The way the failed bank was run violated numerous tenets of Peter Drucker's "scholarship of common sense," writes Rick Wartzman
Former Lehman Brothers Vice-President Lawrence McDonald has titled his insider account of the firm's demise A Colossal Failure of Common Sense. Peter Drucker, meanwhile, was once said by the London Business School's Sumantra Ghoshal to "practice the scholarship of common sense."
With this sharp contrast in mind a year after Lehman went bust here are 10 management lessons derived from Drucker's insights:
1. Executives who are preoccupied with their company's daily stock price or consumed with quarterly earnings targets don't make very good stewards of the enterprise.
"The most critical management job is to balance short-term and long-term," Drucker declared in a 1999 interview, adding that a "one-sided emphasis" on the former is "deleterious and dangerous."
Ultimately, said Drucker, deciding "whether a business should be run for short-term results or with a focus on the long term is…a question of values. Financial analysts believe that businesses can be run for both simultaneously. Successful businesspeople know better."
2. Tying individual compensation to short-term gains only exacerbates the problem.
It rewards the executive "for doing the wrong thing," Drucker said. "Instead of asking, 'Are we making the right decision?' the temptation is to ask, 'How did we close today?' It is encouragement to loot the corporation."
The Aspen Institute recently urged companies to "define firm-specific metrics of long-term value," and then use these measures "both to communicate with investors" and to "better align executive compensation" with what truly matters. The Federal Reserve is also considering forcing financial institutions to adopt policies that tie pay to long-term performance. Drucker would have lauded this initiative.
3. People don't like it when those who've exhibited the worst cases of managerial myopia get filthy rich in the process.
Inevitably, said Drucker, there is "an outbreak of bitterness and contempt for the super-corporate chieftains who pay themselves millions." Former Lehman Chief Executive Richard Fuld, who enjoyed $40 million in pay and benefits in 2007, recently complained that he has "been pummeled. They're looking for someone to dump on right now, and that's me," Fuld said.
Drucker, it's plain, wouldn't feel sorry for him. "Few top executives," he once remarked, "can even imagine the hatred…and fury that has been created" because of their unjustified pay. "I don't know what form it will take, but the envy developing from their enormous wealth will cause trouble."
4. High profits don't necessarily mean that you're producing anything of genuine value.
Lehman, in fact, reported record earnings in 2005, 2006, and 2007. That may have impressed the investment community. But that's not what counts in the end. "Securities analysts believe that companies make money," said Drucker. "Companies make shoes."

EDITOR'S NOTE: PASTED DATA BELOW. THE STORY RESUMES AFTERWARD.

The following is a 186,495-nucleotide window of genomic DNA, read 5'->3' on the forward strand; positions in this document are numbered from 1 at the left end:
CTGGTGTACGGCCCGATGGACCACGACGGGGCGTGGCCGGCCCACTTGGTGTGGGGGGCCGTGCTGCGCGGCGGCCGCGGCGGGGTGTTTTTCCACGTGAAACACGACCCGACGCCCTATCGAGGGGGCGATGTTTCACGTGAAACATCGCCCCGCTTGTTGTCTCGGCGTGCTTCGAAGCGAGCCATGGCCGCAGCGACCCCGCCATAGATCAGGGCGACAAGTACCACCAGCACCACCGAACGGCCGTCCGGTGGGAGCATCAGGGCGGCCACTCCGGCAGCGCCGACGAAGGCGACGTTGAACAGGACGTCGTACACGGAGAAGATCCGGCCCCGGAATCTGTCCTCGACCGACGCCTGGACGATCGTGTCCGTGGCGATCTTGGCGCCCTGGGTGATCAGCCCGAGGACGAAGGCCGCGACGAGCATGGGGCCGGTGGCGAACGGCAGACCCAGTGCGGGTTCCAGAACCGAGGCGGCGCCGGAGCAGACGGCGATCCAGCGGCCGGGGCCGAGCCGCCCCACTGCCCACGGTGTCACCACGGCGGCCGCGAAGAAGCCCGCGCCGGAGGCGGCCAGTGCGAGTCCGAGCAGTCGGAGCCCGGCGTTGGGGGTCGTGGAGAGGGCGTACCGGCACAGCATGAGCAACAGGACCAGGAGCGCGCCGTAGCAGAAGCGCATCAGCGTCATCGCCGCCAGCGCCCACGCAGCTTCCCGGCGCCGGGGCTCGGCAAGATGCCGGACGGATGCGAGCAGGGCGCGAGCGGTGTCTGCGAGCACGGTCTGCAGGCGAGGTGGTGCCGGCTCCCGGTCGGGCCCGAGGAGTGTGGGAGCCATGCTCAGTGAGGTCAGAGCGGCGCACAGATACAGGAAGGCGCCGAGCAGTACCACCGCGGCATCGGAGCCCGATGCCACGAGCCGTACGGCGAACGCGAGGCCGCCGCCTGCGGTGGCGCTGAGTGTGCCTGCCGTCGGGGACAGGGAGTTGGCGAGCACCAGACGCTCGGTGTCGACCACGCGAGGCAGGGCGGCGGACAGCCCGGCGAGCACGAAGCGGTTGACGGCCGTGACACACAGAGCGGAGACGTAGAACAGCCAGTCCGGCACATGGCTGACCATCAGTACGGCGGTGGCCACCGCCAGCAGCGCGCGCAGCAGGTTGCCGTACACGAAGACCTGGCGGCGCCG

5. Moving money around isn't the same thing as producing actual goods and services.
To be sure, financial instruments have a vital role to play in spreading risk and ensuring the smooth functioning of the global economy. But when Wall Street is generating 40% of U.S. corporate profits, something has gotten way out of whack.
Drucker called this worldwide flow of capital and credit the "symbol economy," as distinct from "the real economy." "Americans," he said, "cannot live in a symbol economy where businessmen play only with numbers."
6. When you buy and sell lots of assets at prices that are considerably higher than the underlying value of what's being traded, the run-up can't possibly last.
"The average duration of a soap bubble is known—it's about 26 seconds," said Drucker. "Then the surface tension becomes too great and it begins to burst. For speculative crazes, it's about 18 months."
7. Even professional bankers, who ostensibly are experts in "risk management," aren't immune from the soap-bubble syndrome.
Of course, this doesn't mean that they don't try to outsmart the system. The tendency is for firms to resort to "'trading for their own accounts,' that is, to outright speculation," Drucker noted. "This, however, as centuries of financial history teach (beginning with the Medici in 15th century Europe) has only one—but an absolutely certainmoutcome: catastrophic losses."
8. It's especially hard to avoid those losses when you don't want to hear any bad news.
Lehman and most other investment banks refused to even contemplate the "potential danger" of becoming overly leveraged, McDonald recounts in his book. "Wall Street was listening for calm seas, record profits, best-ever growth, joy, wealth, prosperity, and b-o-o-o-o-n-u-u-s. Anything less was essentially out of the culture." When Lehman's fixed-income chief warned Fuld about the unsustainable bets that the firm was making, McDonald adds, Fuld "decided to bully him, to belittle him publicly."
Other former Lehman bankers paint a similar picture, saying that Fuld and his top lieutenant weren't interested in dissenting views. But "dissent…is essential for effective decision-making," Drucker said. Without it, those at the top simply can't take on what Drucker described as "the most important task" they're responsible for: "to anticipate crisis."
9. As long as human beings are in charge of our major institutions, this won't be the last crisis we see.
"Scandals are a normal feature of the landscape," said Drucker, who wouldn't be shocked that companies are once again taking on substantial risk and selling the kinds of exotic financial products that triggered the Great Recession. "They very typically begin with something that goes wrong, and you…brush it under the rug. And you end up by trying to brush elephants under the rug. And then it doesn't work any more, and it collapses."
10. "Stupid people make stupid mistakes. Brilliant people make brilliant mistakes."